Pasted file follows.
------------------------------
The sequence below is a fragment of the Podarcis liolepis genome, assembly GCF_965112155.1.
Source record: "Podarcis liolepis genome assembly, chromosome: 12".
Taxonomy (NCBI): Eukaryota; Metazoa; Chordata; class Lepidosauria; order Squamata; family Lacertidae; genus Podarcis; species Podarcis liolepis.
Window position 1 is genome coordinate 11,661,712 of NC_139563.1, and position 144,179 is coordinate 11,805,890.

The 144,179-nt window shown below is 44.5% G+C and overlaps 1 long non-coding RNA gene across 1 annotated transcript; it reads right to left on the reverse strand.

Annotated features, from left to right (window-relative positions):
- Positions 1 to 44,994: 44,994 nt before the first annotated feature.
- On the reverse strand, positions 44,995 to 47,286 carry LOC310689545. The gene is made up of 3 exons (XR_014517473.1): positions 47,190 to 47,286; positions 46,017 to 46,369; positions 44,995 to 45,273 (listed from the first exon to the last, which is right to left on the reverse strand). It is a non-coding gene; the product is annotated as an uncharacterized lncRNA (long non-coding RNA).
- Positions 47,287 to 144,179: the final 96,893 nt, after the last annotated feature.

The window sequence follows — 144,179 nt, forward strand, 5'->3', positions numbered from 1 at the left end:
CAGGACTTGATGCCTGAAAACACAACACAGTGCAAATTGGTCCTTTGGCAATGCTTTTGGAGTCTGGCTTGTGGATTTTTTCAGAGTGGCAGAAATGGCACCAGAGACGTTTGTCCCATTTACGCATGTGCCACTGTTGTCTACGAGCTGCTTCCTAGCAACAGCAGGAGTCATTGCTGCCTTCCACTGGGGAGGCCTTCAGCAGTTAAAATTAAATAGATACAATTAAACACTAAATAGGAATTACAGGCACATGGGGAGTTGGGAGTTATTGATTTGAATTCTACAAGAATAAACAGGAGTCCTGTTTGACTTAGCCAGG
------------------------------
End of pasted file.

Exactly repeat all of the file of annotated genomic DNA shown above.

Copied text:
The sequence below is a fragment of the Podarcis liolepis genome, assembly GCF_965112155.1.
Source record: "Podarcis liolepis genome assembly, chromosome: 12".
Taxonomy (NCBI): Eukaryota; Metazoa; Chordata; class Lepidosauria; order Squamata; family Lacertidae; genus Podarcis; species Podarcis liolepis.
Window position 1 is genome coordinate 11,661,712 of NC_139563.1, and position 144,179 is coordinate 11,805,890.

The 144,179-nt window shown below is 44.5% G+C and overlaps 1 long non-coding RNA gene across 1 annotated transcript; it reads right to left on the reverse strand.

Annotated features, from left to right (window-relative positions):
- Positions 1 to 44,994: 44,994 nt before the first annotated feature.
- On the reverse strand, positions 44,995 to 47,286 carry LOC310689545. The gene is made up of 3 exons (XR_014517473.1): positions 47,190 to 47,286; positions 46,017 to 46,369; positions 44,995 to 45,273 (listed from the first exon to the last, which is right to left on the reverse strand). It is a non-coding gene; the product is annotated as an uncharacterized lncRNA (long non-coding RNA).
- Positions 47,287 to 144,179: the final 96,893 nt, after the last annotated feature.

The window sequence follows — 144,179 nt, forward strand, 5'->3', positions numbered from 1 at the left end:
CAGGACTTGATGCCTGAAAACACAACACAGTGCAAATTGGTCCTTTGGCAATGCTTTTGGAGTCTGGCTTGTGGATTTTTTCAGAGTGGCAGAAATGGCACCAGAGACGTTTGTCCCATTTACGCATGTGCCACTGTTGTCTACGAGCTGCTTCCTAGCAACAGCAGGAGTCATTGCTGCCTTCCACTGGGGAGGCCTTCAGCAGTTAAAATTAAATAGATACAATTAAACACTAAATAGGAATTACAGGCACATGGGGAGTTGGGAGTTATTGATTTGAATTCTACAAGAATAAACAGGAGTCCTGTTTGACTTAGCCAGG